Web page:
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Watchung Pool Supplies Inc. v. Aetna Casualty and Surety Co.

Decided: June 15, 1979.

WATCHUNG POOL SUPPLIES, INC., A NEW JERSEY CORPORATION, PLAINTIFF,
v.
THE AETNA CASUALTY AND SURETY COMPANY, A DIVISION OF AETNA LIFE AND CASUALTY COMPANY, DEFENDANT



MacKenzie, J.s.c.

Mackenzie

This declaratory judgment action, N.J.S.A. 2A:16-50 et seq. , seeks a determination of the obligation of defendant insurance company (hereinafter Aetna) as the result of a fire at one of plaintiff's (hereinafter Watchung) places of business. The applicable insurance policy, which was in full force and effect, contains a multiple location, "value reporting clause" which requires judicial interpretation. Research fails to disclose any reported New Jersey case which has considered such a provision.*fn1

Reargument of Watchung's previously denied motion for summary judgment is before the court, R. 4:46-2. The parties have stipulated that certain material facts are not controverted. The simple factual setting follows: Watchung operates a retail business of sale and service of swimming pools and accessory supplies at various New Jersey locations. The cause of action arose on July 7, 1977, when a fire destroyed Watchung's East Hanover, New Jersey, warehouse and the contents. As issued by Aetna on March 19, 1976, its three-year multi-peril policy insured this building for $50,000

and the contents against a maximum $100,000 loss. Other Watchung buildings and contents were also insured at the time of the fire under the policy. The original policy coverage was modified by a value reporting feature which had been added by endorsement on October 13, 1976. The endorsement required Watchung to advise Aetna in writing within 30 days of the end of each calendar month as to the total cash value of its inventory and other personalty stored in every warehouse. The declared value of contents then defines the insurance coverage. Coverage thus varies from month to month. The original $100,000 maximum remained as an upper limit of coverage.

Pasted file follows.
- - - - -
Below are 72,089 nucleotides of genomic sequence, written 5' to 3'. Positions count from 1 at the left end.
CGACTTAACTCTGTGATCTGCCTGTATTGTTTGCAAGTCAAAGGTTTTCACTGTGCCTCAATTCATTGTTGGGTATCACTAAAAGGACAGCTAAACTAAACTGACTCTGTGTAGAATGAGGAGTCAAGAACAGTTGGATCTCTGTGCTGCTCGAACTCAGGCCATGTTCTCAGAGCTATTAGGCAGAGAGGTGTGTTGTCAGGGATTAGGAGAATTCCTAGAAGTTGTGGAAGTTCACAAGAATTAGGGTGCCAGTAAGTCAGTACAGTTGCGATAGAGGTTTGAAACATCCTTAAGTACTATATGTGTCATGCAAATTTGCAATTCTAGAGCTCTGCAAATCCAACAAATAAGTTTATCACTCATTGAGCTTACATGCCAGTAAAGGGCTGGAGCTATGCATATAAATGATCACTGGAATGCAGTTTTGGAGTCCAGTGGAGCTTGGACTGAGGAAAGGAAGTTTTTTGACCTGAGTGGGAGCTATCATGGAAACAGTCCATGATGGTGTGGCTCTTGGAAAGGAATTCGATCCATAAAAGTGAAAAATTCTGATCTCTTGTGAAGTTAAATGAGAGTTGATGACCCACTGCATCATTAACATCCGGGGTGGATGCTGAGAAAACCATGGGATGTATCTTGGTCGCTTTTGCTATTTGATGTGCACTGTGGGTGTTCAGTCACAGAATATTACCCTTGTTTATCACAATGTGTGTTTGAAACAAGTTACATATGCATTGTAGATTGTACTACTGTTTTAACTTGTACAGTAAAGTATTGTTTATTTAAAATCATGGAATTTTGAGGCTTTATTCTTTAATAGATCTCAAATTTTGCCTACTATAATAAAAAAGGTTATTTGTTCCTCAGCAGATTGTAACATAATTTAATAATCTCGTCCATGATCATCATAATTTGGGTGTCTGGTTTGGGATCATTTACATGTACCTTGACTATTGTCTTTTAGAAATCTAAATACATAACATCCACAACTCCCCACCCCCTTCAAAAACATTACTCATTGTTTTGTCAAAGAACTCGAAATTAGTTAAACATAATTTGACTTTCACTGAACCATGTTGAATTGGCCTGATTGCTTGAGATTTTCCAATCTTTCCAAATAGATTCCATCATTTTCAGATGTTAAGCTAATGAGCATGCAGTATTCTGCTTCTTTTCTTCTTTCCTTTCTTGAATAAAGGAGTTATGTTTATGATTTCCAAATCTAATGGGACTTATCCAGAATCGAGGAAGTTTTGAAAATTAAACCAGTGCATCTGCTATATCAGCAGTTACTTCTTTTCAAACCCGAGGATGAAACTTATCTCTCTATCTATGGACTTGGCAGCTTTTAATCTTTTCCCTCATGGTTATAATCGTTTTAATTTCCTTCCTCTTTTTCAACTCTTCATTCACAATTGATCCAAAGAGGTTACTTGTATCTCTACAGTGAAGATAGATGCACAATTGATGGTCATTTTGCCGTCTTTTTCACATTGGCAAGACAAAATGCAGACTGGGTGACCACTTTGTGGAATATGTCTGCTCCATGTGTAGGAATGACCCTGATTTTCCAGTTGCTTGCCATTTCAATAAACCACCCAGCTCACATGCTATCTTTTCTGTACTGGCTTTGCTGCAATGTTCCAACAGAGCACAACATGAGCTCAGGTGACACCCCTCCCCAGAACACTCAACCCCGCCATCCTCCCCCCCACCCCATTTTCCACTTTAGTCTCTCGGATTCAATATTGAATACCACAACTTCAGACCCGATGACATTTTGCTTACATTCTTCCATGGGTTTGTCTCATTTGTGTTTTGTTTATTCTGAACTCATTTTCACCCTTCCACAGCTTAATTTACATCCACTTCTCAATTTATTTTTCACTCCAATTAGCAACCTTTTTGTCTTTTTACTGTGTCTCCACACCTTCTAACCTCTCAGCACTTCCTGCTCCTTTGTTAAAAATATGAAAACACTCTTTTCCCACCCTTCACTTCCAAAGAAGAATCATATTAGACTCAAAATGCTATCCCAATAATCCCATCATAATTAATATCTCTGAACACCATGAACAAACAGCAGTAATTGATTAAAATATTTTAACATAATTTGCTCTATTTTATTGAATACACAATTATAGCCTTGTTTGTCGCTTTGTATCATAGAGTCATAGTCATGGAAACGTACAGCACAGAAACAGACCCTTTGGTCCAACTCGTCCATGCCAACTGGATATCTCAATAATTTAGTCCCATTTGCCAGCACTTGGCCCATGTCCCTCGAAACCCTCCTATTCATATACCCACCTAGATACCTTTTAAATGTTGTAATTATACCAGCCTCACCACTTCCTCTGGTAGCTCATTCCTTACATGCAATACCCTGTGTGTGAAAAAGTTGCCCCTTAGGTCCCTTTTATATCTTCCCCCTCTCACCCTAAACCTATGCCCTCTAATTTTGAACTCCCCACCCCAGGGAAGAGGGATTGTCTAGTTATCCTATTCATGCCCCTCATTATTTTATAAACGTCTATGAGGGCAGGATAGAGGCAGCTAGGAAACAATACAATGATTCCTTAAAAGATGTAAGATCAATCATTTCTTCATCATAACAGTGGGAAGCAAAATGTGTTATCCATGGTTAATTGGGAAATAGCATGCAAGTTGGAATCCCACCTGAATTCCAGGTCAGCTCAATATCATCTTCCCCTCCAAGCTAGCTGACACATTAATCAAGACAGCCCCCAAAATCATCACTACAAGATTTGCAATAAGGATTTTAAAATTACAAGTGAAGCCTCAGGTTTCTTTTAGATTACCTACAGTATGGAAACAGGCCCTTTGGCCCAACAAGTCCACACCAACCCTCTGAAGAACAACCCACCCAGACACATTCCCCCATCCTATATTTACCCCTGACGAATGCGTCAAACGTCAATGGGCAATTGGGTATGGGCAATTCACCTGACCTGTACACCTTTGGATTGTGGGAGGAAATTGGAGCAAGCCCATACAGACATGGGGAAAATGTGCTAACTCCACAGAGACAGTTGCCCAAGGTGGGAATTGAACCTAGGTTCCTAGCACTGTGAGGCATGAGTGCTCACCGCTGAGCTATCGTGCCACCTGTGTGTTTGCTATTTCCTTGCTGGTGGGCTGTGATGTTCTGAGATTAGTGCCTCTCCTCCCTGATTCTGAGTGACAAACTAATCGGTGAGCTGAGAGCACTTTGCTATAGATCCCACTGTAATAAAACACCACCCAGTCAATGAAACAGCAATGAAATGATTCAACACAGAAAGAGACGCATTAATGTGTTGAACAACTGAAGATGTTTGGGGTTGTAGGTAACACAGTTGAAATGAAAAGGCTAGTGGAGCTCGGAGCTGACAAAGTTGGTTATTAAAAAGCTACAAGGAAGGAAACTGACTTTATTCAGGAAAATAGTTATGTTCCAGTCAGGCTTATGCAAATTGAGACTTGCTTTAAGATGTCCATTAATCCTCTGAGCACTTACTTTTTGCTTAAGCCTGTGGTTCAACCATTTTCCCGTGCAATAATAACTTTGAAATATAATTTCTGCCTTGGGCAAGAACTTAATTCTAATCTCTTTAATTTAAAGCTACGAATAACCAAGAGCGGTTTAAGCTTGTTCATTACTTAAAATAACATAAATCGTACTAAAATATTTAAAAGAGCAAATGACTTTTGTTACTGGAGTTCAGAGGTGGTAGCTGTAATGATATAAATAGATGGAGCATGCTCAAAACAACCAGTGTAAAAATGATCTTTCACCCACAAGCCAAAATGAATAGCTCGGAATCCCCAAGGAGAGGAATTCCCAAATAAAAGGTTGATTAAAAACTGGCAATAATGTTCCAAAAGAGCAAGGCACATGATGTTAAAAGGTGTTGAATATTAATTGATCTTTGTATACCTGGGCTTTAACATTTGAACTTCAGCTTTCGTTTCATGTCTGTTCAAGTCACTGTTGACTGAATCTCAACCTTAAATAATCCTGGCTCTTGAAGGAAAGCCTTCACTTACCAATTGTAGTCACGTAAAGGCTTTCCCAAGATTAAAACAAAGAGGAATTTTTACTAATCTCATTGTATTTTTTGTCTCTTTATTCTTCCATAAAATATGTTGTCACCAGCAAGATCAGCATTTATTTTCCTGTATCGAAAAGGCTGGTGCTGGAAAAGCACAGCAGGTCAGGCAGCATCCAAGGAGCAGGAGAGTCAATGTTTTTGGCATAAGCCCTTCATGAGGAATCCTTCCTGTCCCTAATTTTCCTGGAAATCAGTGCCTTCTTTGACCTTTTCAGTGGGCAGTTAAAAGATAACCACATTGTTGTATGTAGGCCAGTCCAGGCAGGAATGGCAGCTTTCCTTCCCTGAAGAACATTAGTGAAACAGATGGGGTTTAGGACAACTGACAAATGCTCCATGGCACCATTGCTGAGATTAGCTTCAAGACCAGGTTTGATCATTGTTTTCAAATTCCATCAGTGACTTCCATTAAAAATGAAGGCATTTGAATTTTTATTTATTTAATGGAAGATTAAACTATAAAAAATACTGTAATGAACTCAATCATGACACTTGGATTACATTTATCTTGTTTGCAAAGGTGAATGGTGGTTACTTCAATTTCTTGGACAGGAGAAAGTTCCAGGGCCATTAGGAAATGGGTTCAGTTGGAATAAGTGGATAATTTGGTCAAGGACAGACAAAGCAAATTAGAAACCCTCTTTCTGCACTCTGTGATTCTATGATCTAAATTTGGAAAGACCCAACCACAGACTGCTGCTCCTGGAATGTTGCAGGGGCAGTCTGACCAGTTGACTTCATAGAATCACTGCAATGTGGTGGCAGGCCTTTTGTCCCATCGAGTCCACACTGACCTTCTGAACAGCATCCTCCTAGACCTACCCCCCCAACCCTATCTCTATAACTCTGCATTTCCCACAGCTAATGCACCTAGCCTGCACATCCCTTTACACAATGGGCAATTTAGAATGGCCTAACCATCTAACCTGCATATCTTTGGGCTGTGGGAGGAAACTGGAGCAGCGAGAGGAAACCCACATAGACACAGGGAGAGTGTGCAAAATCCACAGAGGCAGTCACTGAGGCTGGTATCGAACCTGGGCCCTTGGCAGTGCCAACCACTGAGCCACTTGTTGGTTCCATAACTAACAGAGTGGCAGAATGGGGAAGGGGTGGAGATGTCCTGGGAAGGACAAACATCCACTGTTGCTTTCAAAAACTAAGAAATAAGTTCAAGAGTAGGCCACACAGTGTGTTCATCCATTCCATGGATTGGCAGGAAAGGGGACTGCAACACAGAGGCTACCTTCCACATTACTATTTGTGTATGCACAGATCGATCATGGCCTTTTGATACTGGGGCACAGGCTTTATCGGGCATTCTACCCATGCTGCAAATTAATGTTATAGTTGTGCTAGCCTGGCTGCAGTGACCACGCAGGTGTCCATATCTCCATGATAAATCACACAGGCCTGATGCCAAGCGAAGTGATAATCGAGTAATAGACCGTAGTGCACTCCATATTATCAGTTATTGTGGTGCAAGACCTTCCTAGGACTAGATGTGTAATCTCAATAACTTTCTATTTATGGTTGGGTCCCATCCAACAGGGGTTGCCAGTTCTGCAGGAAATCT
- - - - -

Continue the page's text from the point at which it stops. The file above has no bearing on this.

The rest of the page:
Watchung understood its obligation to report the monthly value of the contents kept at each of its many buildings. Not only is the language of the policy endorsement readily understandable, but the necessity to report value was explained to the insured by its insurance agent. It was not clear, however, that Watchung recognized another policy provision limiting its coverage should value not be reported in timely fashion. In fact, a practice developed whereby Watchung forwarded value reports for all its building contents to the agent. The agent then sent the Watchung reports to Aetna. Reports, values declared and filing dates as received by Aetna follow:

Report for the

last day of Value of Contents Filed On

September 1976 $68,906. March 16, 1977

October 1976 59,347. March 16, 1977

November 1976 69,468. March 16, 1977

December 1976 71,990. March 16, 1977

January 1977 63,436. March 16, 1977

February 1977 61,932. May 12, 1977

March 1977 57,743. May 12, 1977

April 1977 65,503. May 12, 1977

May 1977 87,358. July 13, 1977

June 1977 101,976. July 13, 1977

During the nine-month period covered by the endorsement prior to the loss Watchung submitted only the April 1977

report within 30 days of the end of the prior month. Nevertheless, all the reports were accepted and filed by Aetna. No report was ever returned or rejected by Aetna nor was any notice of late submission given to Watchung prior to the fire. The only reports which appear to have been rejected during the policy ...


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